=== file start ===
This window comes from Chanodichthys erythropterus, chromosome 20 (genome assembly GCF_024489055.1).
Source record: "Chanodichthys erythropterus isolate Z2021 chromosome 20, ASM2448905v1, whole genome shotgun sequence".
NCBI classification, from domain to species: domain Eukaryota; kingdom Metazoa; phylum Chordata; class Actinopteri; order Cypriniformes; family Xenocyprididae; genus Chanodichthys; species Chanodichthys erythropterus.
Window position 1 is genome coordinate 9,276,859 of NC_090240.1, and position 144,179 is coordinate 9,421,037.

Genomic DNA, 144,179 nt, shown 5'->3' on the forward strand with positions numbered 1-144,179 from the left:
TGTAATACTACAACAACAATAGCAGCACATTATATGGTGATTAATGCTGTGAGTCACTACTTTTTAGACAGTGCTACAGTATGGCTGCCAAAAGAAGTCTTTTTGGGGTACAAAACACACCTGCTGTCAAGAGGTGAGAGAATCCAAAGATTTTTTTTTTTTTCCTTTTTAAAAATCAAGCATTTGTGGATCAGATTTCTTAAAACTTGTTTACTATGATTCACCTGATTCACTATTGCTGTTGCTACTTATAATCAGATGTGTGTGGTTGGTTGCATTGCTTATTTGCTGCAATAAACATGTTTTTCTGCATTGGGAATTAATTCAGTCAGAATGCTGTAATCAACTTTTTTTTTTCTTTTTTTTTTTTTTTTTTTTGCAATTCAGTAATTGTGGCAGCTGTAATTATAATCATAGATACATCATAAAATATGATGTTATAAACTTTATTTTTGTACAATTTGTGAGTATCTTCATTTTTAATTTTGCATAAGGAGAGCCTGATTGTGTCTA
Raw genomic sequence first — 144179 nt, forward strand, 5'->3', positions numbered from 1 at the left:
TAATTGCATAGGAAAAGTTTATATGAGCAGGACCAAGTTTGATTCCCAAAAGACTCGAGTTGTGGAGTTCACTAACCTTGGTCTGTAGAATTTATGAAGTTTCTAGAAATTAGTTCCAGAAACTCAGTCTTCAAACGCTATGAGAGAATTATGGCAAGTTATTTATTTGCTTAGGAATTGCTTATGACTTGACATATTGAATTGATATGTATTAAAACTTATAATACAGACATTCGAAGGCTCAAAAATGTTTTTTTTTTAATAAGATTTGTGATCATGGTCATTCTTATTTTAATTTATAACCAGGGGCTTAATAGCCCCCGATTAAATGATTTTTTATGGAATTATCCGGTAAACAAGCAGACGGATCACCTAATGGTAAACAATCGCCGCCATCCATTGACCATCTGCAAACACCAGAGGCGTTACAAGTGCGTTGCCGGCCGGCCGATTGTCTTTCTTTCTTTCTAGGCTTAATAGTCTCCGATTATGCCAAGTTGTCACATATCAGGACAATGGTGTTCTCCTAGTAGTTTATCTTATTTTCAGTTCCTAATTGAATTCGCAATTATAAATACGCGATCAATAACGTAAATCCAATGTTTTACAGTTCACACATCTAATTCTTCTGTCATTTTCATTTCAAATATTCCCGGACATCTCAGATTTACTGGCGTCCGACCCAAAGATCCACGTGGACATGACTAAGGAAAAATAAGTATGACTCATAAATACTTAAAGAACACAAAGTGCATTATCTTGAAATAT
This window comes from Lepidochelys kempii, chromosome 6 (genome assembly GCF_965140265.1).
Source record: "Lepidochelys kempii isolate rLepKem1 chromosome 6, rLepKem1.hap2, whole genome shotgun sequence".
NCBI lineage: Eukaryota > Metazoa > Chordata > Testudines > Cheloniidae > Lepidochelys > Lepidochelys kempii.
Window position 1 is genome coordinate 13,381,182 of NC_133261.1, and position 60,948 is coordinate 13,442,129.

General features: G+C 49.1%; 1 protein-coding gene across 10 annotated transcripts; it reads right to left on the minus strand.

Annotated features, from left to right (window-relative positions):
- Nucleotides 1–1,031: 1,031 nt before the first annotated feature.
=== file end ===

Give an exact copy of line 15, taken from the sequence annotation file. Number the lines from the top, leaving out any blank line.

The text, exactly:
- Nucleotides 1–1,031: 1,031 nt before the first annotated feature.